I couldn't do anything for the student with the word search in terms of making that problem go away. I did talk with the mom some, gave her some coaching in terms of what to ask the teacher and how to phrase things. It may or may not make a difference, but I hope it will cause the teacher to think a little bit before he pulls out the next ancient worksheet in the file to hand to students. He has great students, no doubt. They, and all students, deserve great opportunities to show what they know.


David Korfhage said...

This reminds me of an article in the most recent Atlantic. I don't recall the name of the article, or have a link, but I remember the thesis: that students even in America's best schools, the "high-performing" suburban schools, often perform far more poorly than students in other countries on comparative tests. The scholar being cited (and again, I forget the name) was trying to puncture what he views as the myth that the problems in American education can be ascribed to poverty and income inequality, or are limited to poorly performing urban schools; in fact (he says) problems with low expectations and poor teaching are found in all school districts.

And of course, your post is a good reminder to be mindful of the homework I assign.

Dorothy Neville said...

This is totally common occurrence. It's a main reason why my son hated school, hated high school enough to go to college two years early. College homework is purposeful, practices the material and builds skills and knowledge. Too much of K12 homework simply interferes with other activities for no good reason.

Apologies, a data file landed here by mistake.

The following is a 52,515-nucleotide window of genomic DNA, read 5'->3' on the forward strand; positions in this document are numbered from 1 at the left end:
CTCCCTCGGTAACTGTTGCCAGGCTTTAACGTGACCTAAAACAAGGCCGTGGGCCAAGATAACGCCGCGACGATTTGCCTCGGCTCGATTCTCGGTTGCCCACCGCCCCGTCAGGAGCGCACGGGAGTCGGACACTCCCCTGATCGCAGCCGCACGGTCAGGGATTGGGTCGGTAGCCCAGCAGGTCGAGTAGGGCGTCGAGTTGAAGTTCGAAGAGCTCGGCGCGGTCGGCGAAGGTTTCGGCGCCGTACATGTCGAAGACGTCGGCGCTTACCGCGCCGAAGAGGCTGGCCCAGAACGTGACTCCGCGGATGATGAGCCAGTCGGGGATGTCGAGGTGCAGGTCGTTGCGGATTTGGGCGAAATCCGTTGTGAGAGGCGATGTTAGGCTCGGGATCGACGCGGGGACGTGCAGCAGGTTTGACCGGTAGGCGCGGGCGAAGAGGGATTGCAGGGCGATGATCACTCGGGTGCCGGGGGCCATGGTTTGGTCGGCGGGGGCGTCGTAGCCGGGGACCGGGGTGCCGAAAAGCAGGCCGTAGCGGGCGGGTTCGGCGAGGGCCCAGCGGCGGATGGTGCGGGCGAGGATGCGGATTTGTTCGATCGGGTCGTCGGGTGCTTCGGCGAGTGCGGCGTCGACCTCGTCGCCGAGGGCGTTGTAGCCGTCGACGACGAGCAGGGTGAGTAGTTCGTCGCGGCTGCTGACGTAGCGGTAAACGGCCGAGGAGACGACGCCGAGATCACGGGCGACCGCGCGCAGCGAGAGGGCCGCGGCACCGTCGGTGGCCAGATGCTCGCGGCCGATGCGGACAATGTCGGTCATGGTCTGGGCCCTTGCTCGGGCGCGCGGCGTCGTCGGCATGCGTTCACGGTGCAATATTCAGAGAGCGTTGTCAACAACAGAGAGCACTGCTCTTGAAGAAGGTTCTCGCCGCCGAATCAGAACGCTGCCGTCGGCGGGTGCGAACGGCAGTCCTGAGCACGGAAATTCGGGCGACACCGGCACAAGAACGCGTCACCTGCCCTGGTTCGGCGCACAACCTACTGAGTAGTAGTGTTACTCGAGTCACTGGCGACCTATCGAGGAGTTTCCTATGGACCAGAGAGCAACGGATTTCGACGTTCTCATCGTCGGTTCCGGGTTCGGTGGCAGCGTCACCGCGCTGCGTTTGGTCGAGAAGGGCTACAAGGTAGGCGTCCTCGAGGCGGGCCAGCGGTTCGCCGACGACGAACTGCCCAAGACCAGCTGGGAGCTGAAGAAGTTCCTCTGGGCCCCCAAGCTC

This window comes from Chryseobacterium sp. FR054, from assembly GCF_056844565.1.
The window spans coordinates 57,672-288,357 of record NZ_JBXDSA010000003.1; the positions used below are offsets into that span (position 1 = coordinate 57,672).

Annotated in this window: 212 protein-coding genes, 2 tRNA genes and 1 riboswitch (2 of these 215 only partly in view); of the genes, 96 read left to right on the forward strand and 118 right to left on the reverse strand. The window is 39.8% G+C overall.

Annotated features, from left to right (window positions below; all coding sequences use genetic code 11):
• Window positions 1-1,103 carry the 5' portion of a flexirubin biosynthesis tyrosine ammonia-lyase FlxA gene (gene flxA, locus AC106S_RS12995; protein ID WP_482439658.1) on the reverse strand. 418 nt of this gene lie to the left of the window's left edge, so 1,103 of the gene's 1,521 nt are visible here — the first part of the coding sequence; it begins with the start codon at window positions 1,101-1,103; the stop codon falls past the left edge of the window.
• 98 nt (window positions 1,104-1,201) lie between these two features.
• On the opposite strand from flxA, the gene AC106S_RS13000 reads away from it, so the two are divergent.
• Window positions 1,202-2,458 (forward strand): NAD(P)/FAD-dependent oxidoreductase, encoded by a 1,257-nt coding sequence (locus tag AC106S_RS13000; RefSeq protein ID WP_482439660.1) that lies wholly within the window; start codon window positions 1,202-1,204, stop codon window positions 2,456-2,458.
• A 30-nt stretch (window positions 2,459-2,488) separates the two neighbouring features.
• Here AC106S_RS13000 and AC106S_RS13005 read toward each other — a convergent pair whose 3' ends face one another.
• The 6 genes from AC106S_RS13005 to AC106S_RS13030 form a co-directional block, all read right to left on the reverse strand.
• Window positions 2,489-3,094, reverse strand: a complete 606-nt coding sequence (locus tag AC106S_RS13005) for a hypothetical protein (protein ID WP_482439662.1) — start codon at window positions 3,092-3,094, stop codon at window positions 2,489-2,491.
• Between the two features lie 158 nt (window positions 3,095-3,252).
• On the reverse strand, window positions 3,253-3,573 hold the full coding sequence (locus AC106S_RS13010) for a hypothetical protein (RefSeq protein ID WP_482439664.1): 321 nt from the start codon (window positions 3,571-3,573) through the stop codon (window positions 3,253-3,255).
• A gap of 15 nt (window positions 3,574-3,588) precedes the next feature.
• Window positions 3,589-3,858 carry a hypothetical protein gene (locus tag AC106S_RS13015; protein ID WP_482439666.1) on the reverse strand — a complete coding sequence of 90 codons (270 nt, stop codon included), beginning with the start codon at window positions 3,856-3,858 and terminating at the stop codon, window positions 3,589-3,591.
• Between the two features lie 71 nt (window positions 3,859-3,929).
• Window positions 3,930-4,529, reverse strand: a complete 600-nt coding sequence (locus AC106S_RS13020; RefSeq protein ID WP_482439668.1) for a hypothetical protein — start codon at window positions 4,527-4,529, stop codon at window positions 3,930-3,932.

Having the goal of being accepted to the Academy of Young Scholars was the main motivation my son had for completing the horrible HS homework as well as he did. I certainly had a hard time insisting that he finish it when I couldn't respect in anymore than he did. I loathed nagging and fighting with him to finish that busy work and truly resented the teachers for creating it. Yes, he was in schools such as the one you describe, where the teachers can be complacent because the kids are doing well, and too many of them are complacent and shallow. Not all, there were some gems, but not enough.

Once, after finishing a book, he was given a long vocabulary list and was supposed to find each word in the book in order to define it in context. How much time would be spent skimming the book! No, these were not iconic words that ought to be easy to find if one had read the book, simply SAT words. I showed him how to search on google books and saved him boatloads of time. He shared that on facebook and got many thankful replies.

Ms Characterized said...

First-born boy in our household graduated from a school that always hits Newsweek. It also is a stone's throw from a major UC campus. My former principal insisted that if we wanted to measure ourselves, we should measure up to Amazing High.

Now, FBB wasn't on the honors track, but when he came home with an English assignment on To Kill a Mockingbird his freshman year, I thought I was going to die. The assignment required them to detail a stereotype (really detail it, including writing down the slurs associated with it), then explain why that stereotype wasn't true.

Useless and misguided in my opinion -- but then my freshman were knee-deep in a reflective narrative essay and speech relating to Jem's experience with Mrs. Dubose which aligned to the standards, was rigorous, and built on previous skills. FBB's assignment seemed a lot like the chemistry assignment you're talking about.